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COVID Delta variant confirmed at Rocky Boy

Highly contagious version of virus previously confirmed in Blaine County case

 

Last updated 8/6/2021 at 3:24pm

Rocky Boy Health Center reported in Facebook post this afternoon that two cases of COVID-19 in the Rocky Boy community have been confirmed as being caused by the highly contagious Delta variant of the virus that causes COVID-19.

The variant was previously confirmed in a case in Blaine County.

"The Delta variant spreads faster and is more contagious than earlier strains of the virus," the post said. "The Delta COVID-19 variant is more transmissible and now has become the dominant strain in the United States.

"We strongly encourage everyone to become vaccinated against COVID-19," the post continues. "The vaccine is available to everyone 12 years and older and has been shown to provide protection against major illness, hospitalization and even death from the virus. People who have not been vaccinated are at very high risk of having severe illness from the Delta COVID-19 variant."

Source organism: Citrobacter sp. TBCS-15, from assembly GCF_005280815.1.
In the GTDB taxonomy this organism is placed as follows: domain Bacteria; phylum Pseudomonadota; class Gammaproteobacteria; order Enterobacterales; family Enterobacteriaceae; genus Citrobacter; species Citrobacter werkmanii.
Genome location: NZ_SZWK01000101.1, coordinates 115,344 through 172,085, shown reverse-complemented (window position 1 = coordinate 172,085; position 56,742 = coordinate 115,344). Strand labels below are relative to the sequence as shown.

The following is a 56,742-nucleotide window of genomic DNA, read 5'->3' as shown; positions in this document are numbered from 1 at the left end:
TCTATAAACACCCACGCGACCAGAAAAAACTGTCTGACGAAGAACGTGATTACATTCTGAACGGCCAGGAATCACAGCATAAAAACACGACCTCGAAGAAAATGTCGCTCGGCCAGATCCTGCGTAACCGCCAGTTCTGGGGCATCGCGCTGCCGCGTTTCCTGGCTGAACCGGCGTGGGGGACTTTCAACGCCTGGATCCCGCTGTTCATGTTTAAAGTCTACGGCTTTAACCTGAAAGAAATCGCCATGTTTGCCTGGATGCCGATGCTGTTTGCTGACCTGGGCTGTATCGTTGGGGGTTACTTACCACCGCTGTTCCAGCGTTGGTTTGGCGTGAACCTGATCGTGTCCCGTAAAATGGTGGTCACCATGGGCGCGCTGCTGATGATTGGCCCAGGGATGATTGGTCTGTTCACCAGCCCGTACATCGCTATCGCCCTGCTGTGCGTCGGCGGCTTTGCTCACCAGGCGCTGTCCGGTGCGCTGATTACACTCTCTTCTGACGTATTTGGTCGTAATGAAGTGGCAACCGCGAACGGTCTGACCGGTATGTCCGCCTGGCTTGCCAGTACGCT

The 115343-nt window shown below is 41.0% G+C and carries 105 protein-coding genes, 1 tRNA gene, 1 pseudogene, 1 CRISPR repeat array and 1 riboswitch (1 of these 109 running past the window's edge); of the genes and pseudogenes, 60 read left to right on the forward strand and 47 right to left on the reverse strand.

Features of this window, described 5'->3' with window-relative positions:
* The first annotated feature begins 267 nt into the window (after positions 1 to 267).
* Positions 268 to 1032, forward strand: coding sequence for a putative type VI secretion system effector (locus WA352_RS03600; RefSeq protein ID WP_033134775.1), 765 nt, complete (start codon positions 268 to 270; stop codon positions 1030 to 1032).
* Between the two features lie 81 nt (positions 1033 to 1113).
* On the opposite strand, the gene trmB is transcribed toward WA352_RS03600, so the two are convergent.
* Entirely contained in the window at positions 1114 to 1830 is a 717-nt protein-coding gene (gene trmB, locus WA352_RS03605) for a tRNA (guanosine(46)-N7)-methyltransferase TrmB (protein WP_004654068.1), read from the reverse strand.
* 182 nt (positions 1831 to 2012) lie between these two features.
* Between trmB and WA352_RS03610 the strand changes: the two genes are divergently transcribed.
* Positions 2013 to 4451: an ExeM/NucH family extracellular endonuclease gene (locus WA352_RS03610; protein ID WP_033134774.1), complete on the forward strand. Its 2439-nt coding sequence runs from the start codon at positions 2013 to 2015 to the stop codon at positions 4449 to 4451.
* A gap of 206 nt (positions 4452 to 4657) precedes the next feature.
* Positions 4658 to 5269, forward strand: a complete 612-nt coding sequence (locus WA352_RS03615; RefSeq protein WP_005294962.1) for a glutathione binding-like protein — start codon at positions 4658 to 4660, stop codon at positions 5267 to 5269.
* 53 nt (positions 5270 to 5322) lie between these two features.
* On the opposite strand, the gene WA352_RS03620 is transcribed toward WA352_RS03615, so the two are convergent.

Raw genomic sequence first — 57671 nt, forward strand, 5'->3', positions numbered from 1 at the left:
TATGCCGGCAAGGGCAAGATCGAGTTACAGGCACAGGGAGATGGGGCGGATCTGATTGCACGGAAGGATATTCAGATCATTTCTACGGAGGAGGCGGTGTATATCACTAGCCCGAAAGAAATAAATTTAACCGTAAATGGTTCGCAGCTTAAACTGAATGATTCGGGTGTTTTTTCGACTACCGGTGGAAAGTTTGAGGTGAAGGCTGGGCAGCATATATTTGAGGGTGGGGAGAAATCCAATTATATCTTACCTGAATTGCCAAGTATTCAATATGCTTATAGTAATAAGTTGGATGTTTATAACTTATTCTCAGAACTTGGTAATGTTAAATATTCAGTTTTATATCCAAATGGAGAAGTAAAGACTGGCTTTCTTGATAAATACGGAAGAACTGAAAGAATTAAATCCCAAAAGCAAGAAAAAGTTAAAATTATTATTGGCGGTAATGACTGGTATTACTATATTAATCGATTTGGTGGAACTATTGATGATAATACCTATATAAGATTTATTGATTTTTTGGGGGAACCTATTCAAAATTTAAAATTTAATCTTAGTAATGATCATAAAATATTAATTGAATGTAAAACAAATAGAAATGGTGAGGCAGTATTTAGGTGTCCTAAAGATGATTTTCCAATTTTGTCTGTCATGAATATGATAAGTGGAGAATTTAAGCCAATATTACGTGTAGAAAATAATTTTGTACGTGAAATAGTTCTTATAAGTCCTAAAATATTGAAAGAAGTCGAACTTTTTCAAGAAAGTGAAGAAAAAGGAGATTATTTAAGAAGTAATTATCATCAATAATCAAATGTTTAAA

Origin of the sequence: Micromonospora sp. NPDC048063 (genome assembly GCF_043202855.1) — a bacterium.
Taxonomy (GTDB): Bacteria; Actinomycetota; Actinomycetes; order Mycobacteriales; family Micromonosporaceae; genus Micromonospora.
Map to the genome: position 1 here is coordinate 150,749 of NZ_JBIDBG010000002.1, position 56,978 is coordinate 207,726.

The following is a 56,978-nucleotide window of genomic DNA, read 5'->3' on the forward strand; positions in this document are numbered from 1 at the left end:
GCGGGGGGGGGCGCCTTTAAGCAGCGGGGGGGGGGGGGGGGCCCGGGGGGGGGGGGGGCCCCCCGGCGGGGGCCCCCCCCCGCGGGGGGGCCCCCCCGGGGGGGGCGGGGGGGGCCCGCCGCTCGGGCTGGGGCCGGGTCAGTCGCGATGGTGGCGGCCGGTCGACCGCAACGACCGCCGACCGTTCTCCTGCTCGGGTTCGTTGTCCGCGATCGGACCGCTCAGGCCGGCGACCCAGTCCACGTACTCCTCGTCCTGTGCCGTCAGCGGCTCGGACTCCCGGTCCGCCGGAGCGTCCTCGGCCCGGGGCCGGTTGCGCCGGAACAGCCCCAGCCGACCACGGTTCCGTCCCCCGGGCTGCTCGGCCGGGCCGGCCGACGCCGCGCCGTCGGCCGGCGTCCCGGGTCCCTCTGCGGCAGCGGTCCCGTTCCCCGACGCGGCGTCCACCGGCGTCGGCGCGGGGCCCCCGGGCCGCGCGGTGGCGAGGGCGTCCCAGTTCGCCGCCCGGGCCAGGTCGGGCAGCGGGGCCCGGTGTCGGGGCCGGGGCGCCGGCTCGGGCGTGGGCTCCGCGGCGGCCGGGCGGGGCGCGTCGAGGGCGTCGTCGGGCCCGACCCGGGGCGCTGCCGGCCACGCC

Most people who are vaccinated do not suffer from severe effects of contracting the virus if they become a breakthrough case. Data shows that almost all -- more than 99 percent -- of COVID-19-caused hospitalizations are in unvaccinated people and the chance of a COVID-19-related death in vaccinated people is even more rare.

But data is also showing that, unlike earlier versions of the virus, vaccinated people can spread the disease. That led Centers for Disease Control and Prevention to reverse its advise from May when it said vaccinated people generally did not need to wear masks

With the transmission of the Delta variant by vaccinated people, CDC is again advising all people to wear masks when indoors and near groups of people.

The Rocky Boy post mirrors this.

"Masks also help prevent the spread of COVID-19," it said. "Everyone, regardless of vaccination status, should wear a mask in public indoor settings to protect yourself and others. Wash and sanitize your hands frequently, avoid large crowds and get vaccinated to protect our most vulnerable populations of elders and children."

 

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